Mechanisms of children's exposure to nature: Predicting adulthood environmental citizenship and commitment to nature-based activities
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Environment and Behavior.
Childhood-nature experiences have lifelong effects on environmental citizenship and commitment to nature-based activities. But, it is unclear whether, and to what extent, the different mechanisms through which children and youth experience nature are associated with these outcomes. To test these associations, an online questionnaire assessing mechanisms of childhood exposure to nature, adulthood environmental citizenship and commitment to nature-based activities, and demographic variables was sent to the email addresses of 509 employees of the United States Department of Agriculture, Forest Service, Northern Research Station. The 236 completed surveys indicated four mechanisms of children's exposure to nature. Children's self-exposure to nature was the strongest predictor of a number of aspects of adulthood environmental citizenship and of behavioral and attitudinal commitments to nature-based activities. Exposure through schoolrelated programs had less predictive value for these outcomes. Implications for pathways to enhance the benefits of childhood-nature experiences are discussed.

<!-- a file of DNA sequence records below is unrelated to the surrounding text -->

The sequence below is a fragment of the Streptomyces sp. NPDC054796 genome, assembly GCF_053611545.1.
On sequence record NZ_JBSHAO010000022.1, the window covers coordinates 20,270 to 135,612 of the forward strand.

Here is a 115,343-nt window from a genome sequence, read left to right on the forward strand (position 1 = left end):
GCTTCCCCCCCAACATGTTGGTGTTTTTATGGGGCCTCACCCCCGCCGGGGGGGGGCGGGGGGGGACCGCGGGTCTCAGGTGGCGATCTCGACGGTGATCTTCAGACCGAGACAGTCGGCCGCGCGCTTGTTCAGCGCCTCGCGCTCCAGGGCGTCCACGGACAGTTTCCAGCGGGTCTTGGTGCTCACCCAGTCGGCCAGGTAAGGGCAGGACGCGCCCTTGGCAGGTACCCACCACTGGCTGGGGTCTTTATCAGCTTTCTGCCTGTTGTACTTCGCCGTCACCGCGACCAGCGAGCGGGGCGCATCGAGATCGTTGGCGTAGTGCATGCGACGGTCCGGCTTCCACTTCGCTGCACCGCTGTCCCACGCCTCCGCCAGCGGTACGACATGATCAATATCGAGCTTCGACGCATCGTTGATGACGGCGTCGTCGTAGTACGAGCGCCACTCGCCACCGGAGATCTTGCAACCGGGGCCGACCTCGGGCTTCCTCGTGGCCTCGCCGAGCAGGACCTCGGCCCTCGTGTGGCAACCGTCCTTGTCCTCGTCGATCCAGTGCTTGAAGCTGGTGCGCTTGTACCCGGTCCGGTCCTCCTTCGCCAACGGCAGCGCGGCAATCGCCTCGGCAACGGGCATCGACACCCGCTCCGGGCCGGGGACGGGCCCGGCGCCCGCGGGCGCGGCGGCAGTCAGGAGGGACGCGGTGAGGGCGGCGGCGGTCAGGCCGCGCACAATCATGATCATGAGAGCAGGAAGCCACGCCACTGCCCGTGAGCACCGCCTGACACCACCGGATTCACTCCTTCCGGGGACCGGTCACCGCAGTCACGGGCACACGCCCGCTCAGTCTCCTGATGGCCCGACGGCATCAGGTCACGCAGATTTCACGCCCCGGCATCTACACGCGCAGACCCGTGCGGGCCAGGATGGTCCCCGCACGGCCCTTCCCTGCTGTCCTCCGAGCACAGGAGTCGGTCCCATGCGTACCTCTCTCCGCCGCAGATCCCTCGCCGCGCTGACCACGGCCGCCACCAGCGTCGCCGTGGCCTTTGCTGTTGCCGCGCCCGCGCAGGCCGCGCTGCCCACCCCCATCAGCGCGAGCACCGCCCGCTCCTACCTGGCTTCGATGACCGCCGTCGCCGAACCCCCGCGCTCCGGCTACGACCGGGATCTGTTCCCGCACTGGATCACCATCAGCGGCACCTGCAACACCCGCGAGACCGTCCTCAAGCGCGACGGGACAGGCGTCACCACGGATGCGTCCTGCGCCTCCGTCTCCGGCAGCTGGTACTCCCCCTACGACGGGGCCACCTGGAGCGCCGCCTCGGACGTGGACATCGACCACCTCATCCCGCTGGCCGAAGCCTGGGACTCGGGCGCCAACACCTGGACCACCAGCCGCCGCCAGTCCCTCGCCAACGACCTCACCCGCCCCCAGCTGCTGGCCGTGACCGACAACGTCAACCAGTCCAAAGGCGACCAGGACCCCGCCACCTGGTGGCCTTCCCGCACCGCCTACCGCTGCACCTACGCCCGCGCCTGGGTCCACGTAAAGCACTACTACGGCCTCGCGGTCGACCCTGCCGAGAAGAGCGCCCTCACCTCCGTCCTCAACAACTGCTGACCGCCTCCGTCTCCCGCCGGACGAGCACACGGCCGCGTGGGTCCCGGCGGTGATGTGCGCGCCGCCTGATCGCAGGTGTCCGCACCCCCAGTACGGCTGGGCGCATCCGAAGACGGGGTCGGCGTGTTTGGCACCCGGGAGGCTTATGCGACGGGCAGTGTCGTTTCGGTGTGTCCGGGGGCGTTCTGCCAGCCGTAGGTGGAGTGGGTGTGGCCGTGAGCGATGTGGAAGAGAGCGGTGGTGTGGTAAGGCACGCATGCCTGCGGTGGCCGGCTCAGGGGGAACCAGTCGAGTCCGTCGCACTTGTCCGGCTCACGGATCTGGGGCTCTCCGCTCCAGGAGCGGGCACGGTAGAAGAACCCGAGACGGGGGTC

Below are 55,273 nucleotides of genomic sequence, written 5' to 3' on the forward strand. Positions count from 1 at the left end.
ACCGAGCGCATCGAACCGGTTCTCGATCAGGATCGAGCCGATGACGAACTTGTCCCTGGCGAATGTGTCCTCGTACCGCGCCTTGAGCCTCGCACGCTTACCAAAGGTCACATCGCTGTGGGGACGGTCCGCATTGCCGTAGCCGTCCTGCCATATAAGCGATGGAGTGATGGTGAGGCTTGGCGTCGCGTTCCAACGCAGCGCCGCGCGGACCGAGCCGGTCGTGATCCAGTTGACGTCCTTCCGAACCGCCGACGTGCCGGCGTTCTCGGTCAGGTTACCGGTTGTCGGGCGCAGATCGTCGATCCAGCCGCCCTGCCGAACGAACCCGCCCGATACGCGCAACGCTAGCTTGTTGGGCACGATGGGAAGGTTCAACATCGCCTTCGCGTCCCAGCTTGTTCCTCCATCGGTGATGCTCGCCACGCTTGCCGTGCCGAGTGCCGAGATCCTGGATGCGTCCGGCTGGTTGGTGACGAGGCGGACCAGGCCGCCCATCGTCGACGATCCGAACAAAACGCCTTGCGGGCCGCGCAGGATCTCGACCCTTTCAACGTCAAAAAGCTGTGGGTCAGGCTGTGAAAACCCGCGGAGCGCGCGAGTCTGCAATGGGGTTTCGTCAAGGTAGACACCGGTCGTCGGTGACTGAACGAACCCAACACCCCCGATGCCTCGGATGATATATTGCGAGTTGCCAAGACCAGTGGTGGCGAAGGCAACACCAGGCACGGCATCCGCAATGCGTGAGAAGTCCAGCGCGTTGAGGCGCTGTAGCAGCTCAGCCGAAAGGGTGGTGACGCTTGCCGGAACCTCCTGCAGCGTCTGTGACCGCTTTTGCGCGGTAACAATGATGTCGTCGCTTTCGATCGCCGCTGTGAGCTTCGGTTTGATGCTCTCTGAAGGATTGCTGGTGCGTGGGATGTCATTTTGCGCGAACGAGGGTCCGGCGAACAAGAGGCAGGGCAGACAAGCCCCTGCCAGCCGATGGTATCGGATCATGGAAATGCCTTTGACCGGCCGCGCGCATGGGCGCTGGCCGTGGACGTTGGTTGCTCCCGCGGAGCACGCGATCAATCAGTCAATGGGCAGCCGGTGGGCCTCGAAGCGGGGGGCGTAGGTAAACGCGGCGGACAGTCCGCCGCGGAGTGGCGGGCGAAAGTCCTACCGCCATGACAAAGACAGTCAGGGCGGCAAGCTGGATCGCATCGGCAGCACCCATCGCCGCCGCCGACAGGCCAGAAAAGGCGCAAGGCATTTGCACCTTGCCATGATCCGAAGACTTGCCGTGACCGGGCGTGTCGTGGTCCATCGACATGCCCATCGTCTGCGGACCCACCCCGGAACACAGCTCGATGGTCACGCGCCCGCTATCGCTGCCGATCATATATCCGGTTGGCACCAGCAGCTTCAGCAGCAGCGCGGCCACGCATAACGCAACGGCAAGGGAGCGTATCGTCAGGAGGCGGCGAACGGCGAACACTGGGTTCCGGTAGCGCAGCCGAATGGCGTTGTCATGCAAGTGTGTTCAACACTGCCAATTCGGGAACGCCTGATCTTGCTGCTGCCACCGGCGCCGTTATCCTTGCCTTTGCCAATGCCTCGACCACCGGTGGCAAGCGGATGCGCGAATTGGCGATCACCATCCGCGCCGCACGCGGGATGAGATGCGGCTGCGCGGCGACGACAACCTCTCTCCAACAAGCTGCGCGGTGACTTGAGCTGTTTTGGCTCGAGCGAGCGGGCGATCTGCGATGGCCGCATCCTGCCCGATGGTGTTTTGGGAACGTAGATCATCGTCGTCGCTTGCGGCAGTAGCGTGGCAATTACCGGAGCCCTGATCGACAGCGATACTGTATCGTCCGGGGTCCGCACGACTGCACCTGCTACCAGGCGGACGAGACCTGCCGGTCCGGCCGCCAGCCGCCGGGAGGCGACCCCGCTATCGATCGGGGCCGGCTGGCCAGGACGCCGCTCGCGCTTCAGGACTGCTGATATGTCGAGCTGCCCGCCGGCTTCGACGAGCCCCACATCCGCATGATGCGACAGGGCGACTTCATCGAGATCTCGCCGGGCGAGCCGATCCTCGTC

Keywordsaffective commitment; normative commitment; continuance commitment; political-ecological citizenship; environmental advocacy and activism
Asah, Stanley T.; Bengston, David N.; Westphal, Lynne M.; Gowan, Catherine H. 2018. Mechanisms of children's exposure to nature: Predicting adulthood environmental citizenship and commitment to nature-based activities. Environment and Behavior. 2018. 50(7): 807-836. https://doi.org/10.1177/0013916517718021.